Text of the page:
I have bought wood from time to time, but aside from plywood that has to be pristine (which it very much doesn’t always have to be) I prefer not to buy it.  I like to bring a piece of wood into the shop and place it where I will see it and think about it all the time without even thinking about it.  Eventually it will acquire a sort of resonance, it will become part of the environment, and, if it was, for example, originally an old table or chair or cabinet that I brought home and carefully took apart, I will now see each part for the shape it is and not  be concerned about conscious associations.The unconscious ones are there, I can’t do anything about them, and I trust them.

grace 9


Other woodworkers bring me their scraps that they might have been saving but  after they see what I do, they realize that I will probably use the scrap and they probably never will. I  see the wood as energy in some temporary form, just as I am.  Eventually I have come to understand that there is no such thing as “used” wood vs “new” wood.  People know they can give me what they don’t need without my feeling condescended to. People, neighbors, bring me things from their garages, things they find on the street.

I have pretty much gone through the many loads of wood that I used to spot in the huge dumpsters outside the scenery shops at the studios. After my audition was over, I would find some likely young scene builders and get them to jump in and hand out whatever I wanted and load it into my car.  Or if I wasn’t in high heels, I would jump in myself. Sometimes one of them would ride along with me to the gate and tell the guy there that it was cool to let me out with their trash.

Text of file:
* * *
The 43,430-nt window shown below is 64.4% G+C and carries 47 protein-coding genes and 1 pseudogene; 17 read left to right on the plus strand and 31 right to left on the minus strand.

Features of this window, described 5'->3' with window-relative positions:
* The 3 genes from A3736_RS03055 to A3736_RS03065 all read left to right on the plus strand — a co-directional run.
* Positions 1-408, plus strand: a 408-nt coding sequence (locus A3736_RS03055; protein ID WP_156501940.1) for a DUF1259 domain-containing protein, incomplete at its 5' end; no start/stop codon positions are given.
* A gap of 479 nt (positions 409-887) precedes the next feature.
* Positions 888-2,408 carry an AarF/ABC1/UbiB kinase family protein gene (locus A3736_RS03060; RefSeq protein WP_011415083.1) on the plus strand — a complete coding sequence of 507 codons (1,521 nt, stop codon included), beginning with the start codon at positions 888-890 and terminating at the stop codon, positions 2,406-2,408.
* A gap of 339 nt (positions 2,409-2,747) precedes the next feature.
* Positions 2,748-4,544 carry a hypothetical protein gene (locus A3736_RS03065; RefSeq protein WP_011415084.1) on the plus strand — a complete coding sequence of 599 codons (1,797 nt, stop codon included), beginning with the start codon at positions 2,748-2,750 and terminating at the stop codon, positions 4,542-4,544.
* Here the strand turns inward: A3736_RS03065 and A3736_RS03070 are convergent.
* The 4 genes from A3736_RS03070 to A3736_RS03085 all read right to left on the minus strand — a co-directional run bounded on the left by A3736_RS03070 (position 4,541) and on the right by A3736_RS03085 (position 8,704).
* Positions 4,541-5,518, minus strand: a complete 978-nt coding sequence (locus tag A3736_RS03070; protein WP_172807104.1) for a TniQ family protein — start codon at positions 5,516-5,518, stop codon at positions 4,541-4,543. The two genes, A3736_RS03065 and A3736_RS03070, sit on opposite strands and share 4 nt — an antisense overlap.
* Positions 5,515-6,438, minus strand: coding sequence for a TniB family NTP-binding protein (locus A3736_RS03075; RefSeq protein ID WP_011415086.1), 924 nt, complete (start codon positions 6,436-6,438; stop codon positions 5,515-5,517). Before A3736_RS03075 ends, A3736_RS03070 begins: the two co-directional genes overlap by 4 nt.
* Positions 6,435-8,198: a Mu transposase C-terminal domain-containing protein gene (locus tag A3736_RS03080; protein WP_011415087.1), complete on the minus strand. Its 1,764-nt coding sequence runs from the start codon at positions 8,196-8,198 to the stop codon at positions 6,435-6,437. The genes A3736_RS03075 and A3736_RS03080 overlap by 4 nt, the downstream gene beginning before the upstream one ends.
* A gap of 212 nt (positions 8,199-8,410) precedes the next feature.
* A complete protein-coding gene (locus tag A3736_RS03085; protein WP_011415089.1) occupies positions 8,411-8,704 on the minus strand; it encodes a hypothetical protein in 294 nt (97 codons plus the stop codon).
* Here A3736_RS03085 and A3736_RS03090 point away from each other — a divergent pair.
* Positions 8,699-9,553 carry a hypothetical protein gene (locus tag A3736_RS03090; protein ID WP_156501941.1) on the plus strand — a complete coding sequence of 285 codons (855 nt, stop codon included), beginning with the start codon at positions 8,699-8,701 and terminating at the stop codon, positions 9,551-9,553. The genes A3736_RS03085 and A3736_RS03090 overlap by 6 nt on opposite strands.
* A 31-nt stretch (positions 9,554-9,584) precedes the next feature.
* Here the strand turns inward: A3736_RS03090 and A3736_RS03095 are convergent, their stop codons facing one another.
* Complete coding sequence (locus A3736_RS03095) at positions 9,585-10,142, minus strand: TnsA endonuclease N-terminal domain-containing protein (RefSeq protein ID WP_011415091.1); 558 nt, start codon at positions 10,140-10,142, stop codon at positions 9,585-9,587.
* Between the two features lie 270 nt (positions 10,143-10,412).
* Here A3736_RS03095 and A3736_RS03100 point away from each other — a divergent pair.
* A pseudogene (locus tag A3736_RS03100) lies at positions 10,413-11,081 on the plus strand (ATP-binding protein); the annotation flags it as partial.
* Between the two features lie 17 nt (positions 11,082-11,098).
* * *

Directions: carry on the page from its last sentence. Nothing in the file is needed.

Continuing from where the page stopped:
I prefer to work from the material. The material  stands around and tells me what it want to be. Or at least how it wants to be it.

grace 1


Something that I admired, that inspired me about Japanese craftsmen, is their understanding of things like this that is greater than mine can ever be. Look up at the ceilings of  certain temples. You will see curved beams supporting the arched roof and realize that each beam is an entire tree that was selected for its particular lack of straightness. The  strength of a curve like that surpasses the strength of any laminated curve, or any curve that was cut from a much wider piece of wood. Needless to say, the result of all these different curves contributing to the whole is more organically beautiful than anything contrived in “the other way.” “One way” is to accept that huge amounts of work hours will go into accommodating what nature hath wrought. “The other way” is to spend that time making nature accommodate.


(First photo, and above, by Glenn Shadix. Other photos by Brian Pera. Second and Fourth photos: tools in the shop. Third photo: wood stored along the stairs into the shop. The sign in the fourth photo reads: ‘Things that make me want to smoke… 1. Everything 2. Having to take a measurement 3. Writing down numbers or figuring out numbers or designs 4. Thinking about a tool – a bit that I think I have, that would do the job – and looking for it.’)

 Posted by on July 25, 2013
Jul 202013


Perfumer Andy Tauer makes incredible perfumes. Over the past year, traveling back and forth from Zurich to Italy (and Paris, and Russia, and LA) he’s sketched the various things he sees along the way into his virtual sketchbook, an i-Pad he bought a few years ago. Each month, starting now, Evelyn Avenue asks him to pick one of these sketches and to describe the circumstances behind drawing it:

It was a Friday in Rome, a hot and humid day. I was told that the weather in Rome this summer was odd: Lots of thunderstorms in the afternoon due to the humidity, very unusual for this time of the year. I had a hotel near the Stazione Termini, the main rail station, affordable but not super close to the historic center of town where I wanted to visit a perfumery. I walked from my hotel towards the historic center of Rome, had a cappuccino on my way, in a little side street, enjoying the good coffee and watching tourists trying to find their way through the labyrinth of medieval Rome. As often, I woke up early and I ended up being too early on my way, with the shops still being closed.